To fully understand justification we have to understand something of the condition prior to justification. The condition of the fallenness of humanity. In chapter 3, Paul goes to great lengths to establish the absolute and utter depravity of all human beings. He says, "All are guilty. There is none righteous, not even one. There is none who understands. There is none who seeks for God. All have turned aside. Together they have become useless. There is none who does good. There is not even one! There throat is an open grave. With their tongues they keep deceiving. The poison of snakes is under their lips. Their feet are quick to shed blood. Destruction and misery are in their paths. The path of peace they have not known. Their is no fear of God before their eyes." Then as if to summarize this almost redundant string of declarations of the fallenness of all humanity Paul says, "For all have sinned and fall short of the glory of God." This places all of us in desperate need of the righteousness that only God can provide in Christ. And that only comes through grace.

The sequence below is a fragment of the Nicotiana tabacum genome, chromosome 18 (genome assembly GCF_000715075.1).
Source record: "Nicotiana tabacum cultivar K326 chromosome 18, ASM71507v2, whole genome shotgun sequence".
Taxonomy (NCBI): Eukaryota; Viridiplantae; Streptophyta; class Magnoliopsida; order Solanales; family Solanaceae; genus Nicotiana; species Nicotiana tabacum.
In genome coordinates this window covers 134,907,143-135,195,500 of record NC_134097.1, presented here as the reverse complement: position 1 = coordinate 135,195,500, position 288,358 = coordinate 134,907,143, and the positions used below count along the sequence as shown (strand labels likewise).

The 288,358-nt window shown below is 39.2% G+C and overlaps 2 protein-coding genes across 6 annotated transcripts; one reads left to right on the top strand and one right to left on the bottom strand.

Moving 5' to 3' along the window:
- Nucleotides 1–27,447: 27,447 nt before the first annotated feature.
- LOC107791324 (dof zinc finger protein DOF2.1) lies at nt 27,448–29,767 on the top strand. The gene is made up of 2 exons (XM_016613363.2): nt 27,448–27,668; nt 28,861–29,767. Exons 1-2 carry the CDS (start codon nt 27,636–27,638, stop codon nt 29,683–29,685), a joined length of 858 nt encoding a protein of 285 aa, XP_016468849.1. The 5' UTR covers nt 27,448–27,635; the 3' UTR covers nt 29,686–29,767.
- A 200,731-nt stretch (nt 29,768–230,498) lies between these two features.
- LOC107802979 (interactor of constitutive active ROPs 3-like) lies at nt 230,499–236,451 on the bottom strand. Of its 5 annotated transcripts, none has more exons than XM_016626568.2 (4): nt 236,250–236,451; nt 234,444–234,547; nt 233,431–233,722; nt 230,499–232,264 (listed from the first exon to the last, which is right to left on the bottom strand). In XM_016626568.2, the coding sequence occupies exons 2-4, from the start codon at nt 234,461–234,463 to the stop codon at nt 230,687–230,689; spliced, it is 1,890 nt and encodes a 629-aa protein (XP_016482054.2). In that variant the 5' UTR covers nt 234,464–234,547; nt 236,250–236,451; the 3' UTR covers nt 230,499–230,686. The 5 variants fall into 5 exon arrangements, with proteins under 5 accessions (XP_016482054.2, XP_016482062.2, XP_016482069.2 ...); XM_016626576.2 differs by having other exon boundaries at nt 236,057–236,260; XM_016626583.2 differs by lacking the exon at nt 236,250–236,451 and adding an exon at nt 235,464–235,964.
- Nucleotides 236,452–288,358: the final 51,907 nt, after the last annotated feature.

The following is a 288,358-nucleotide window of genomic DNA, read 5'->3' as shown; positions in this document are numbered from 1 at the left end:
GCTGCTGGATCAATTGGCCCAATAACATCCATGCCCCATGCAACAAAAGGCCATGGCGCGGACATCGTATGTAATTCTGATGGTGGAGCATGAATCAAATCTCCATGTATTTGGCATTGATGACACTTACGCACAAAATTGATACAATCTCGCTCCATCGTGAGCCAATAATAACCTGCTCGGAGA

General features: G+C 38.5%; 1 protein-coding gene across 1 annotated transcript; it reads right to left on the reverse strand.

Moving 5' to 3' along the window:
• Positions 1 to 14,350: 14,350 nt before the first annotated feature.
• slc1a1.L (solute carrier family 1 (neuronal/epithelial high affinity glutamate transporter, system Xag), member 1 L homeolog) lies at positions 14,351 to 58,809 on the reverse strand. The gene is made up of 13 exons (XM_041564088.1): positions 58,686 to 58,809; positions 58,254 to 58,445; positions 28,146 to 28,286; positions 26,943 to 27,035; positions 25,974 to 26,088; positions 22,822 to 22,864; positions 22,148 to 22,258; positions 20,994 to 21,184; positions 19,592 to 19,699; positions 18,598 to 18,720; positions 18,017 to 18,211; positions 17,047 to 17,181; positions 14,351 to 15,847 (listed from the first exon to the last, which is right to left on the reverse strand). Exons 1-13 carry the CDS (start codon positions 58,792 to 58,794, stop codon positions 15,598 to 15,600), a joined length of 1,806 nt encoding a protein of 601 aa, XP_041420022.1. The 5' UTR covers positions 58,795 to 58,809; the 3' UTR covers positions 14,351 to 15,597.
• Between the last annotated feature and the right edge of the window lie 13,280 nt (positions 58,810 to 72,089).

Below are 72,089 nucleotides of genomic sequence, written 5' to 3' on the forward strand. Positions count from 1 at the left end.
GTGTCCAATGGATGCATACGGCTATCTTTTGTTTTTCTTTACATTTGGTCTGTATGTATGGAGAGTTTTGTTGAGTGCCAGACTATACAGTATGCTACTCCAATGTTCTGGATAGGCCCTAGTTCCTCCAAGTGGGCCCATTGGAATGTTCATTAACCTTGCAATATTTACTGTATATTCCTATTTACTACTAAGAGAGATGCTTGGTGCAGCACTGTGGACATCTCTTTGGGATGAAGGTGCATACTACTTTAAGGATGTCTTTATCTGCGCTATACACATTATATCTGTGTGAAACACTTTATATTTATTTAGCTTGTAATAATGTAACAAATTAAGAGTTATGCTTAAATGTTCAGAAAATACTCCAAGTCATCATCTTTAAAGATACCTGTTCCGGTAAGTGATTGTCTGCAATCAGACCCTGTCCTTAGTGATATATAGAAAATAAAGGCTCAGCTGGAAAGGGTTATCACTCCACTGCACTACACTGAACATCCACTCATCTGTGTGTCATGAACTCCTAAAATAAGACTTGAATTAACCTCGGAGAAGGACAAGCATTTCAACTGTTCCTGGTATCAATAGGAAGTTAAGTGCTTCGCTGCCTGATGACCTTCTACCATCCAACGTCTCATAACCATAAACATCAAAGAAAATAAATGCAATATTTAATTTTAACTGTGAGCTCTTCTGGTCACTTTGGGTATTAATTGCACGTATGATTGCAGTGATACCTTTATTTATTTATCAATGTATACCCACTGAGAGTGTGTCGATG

Upon justification our sin is laid upon Christ and He bares away the sins of the world. Remember what John the Baptist said of Christ as he saw Him up on the horizon? He said, "Behold, the Lamb of God who takes away the sin of the world." It's just like the day of atonement only a once and for all day of atonement. Remember Leviticus 16, the highpriest taking two rams and he kills one of them that their might be the shedding of blood. Then he confesses the sins of the people over the second ram and then he leads that ram to the edge of the camp that it might bare away the sins of the people into the wilderness. Jesus Christ was both rams. He was, is, the day of atonement there. Our sin is laid upon Christ, He bares it away. He then gives us in return the righteousness that we cannot obtain by ourselves. Grace, pure grace. Undeserving human beings who embrace Christ by faith (trust) now are declared righteous,holy, undeserving and free from any threat of judgment or punishment. All of this received by faith in Christ.